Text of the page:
Rebuilding Lives of Earthquake Affected Families: SEWA’s Approach and Steps

    Based on SEWA’s experience on the economic rehabilitation and shelter reconstruction of more than 80000 women members who were severely affected by the earthquake that hit Gujarat in 2001, we are making a small attempt to summarize a participatory approach which was very people centric adopted by SEWA. 

     

    SEWA took immediate action on hearing the news from members and worked intensively on assessment of damages, relief distribution and rebuilding efforts. SEWA’s rebuilding approach was livelihoods centre and participatory where communities were at the centre and at every step of rebuilding process. 

     

    SEWA immediately started getting the information on the damages from it’s members from remote areas. Based on the information on loss and damages, SEWA headquarters geared up for coordination of relief supply and relief support to meet with the field needs with different government and no- governmental organisations.  SEWA was liasoning with government control rooms at block, district and state level for supply of damage information and requirement for relief and on the other hand providing information to government to initiate relief operations to the needy areas. 

     

    Following two processes were implemented simultaneously at the outset of working for earthquake rehabilitation work. 

     

    a) Assessment of the damages to understand the further assistance sought by communities, village to village visits were conducted and photographic documentation, survey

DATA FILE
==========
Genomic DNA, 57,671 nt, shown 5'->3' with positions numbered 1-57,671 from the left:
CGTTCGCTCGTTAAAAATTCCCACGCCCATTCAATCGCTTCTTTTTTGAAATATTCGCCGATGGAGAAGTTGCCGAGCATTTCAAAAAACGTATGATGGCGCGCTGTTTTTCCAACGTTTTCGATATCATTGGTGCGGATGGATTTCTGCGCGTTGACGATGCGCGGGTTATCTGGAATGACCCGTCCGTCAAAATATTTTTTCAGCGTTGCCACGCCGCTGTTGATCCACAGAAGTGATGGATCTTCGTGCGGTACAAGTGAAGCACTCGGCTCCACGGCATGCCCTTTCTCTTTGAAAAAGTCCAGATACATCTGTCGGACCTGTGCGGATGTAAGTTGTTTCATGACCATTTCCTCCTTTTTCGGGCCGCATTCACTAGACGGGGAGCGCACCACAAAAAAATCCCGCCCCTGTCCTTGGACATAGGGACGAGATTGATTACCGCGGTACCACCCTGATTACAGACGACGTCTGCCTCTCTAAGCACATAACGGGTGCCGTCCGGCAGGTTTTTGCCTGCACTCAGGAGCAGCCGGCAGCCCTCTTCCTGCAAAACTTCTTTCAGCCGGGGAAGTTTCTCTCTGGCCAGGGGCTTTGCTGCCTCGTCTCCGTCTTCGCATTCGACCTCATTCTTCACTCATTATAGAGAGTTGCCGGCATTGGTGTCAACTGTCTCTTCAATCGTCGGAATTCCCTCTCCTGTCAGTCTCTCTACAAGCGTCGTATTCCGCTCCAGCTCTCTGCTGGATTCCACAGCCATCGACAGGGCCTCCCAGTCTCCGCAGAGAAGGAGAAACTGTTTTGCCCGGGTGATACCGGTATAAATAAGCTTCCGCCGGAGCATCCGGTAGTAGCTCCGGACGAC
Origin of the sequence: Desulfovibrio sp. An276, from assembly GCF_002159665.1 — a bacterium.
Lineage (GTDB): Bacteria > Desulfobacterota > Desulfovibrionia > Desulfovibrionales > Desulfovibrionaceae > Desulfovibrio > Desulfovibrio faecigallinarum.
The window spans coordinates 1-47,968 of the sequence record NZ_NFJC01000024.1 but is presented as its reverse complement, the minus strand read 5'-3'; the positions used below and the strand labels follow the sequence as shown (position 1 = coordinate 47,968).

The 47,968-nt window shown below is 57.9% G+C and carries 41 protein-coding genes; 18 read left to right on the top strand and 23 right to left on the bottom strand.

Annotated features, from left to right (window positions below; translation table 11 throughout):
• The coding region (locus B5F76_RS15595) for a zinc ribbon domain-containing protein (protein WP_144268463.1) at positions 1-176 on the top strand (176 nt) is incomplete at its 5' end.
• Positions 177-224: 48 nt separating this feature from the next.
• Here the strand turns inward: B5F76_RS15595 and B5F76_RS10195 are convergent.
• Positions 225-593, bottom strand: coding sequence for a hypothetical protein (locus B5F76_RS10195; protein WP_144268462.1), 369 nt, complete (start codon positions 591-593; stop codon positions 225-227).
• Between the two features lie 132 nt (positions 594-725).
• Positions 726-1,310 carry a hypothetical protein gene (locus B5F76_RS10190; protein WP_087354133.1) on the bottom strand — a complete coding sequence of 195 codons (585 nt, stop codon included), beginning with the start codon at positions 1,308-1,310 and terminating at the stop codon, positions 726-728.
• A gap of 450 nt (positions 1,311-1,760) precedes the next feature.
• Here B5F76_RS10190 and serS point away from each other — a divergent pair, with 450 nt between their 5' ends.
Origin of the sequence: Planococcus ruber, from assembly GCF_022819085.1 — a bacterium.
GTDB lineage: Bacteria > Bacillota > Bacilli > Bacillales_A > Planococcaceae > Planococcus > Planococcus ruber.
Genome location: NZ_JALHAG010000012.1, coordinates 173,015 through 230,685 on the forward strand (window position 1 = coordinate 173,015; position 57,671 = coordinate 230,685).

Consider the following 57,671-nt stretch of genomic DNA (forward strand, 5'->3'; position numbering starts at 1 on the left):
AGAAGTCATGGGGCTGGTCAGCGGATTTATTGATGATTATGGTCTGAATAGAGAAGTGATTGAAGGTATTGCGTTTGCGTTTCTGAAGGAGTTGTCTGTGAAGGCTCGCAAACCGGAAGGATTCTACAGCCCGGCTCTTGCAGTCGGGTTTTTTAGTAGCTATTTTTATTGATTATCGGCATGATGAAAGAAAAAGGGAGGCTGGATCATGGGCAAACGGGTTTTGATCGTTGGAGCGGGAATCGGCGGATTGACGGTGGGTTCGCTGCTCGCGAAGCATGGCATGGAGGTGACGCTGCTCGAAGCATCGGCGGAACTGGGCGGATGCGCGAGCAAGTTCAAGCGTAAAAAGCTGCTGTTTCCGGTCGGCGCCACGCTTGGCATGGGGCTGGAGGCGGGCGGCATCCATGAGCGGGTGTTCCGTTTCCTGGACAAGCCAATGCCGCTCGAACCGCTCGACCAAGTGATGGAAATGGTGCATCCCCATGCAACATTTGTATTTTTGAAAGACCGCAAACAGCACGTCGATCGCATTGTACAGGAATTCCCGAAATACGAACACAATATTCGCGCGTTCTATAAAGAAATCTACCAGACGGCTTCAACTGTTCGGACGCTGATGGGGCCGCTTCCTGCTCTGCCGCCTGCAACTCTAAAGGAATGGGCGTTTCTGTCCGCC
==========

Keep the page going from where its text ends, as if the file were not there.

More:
and assessments were done. The information were feed in the assessment reports and analysed the needs of communities. SEWA got first hand updates on relief and rehabilitation Work that the government will be doing. During entire process, SEWA worked closely with government on designing proper relief and rehabilitation packages based on the assessment data.

     

    b) Relief distribution The relief distribution was conducted at the village level where the families were given basic necessities which included carpets, food kits and family kits.  Government control rooms were provided information on the requirement and distribution on the areas which were left out.

     

    Once the assessment was completed, SEWA took up reconstruction process which can be categorised in two steps a) mid-term support and b) long term rehabilitation.

     

    The mid-term support mainly involves the provision of temporary shelter till the housing construction takes place.  The families were supplied tents / tarpaulin sheets and food kits. Once the families get temporary shelter, the next need was of livelihood regeneration.  SEWA gradually started livelihoods of the artisans in the temporary shelters.  During the process, SEWA started designing the longer term rebuilding strategy in participatory way through owner driven approach for construction of weather and calamity resistant Households which lights through solar energy.

     

    The longer term reconstruction efforts involved following steps

     

    1)     Owner driven shelter reconstruction: Once the clearance for reconstruction of shelters was received, SEWA started construction of houses by involving communities. Communities were made aware about disaster resistant housing and were involved in every stage of construction from design, construction, monitoring and quality check.

     

    2)     Livelihood regeneration for affected Households: The foremost healing aspect in the lives of the affected families was livelihood regeneration. Livelihood generation approach was reviving the traditional livelihood opportunities which were their traditional occupation. The new skills like masonry training were imparted to the members based on the future need for reconstruction. In some cases, the revolving funds were provided to purchase tools, equipments or raw material.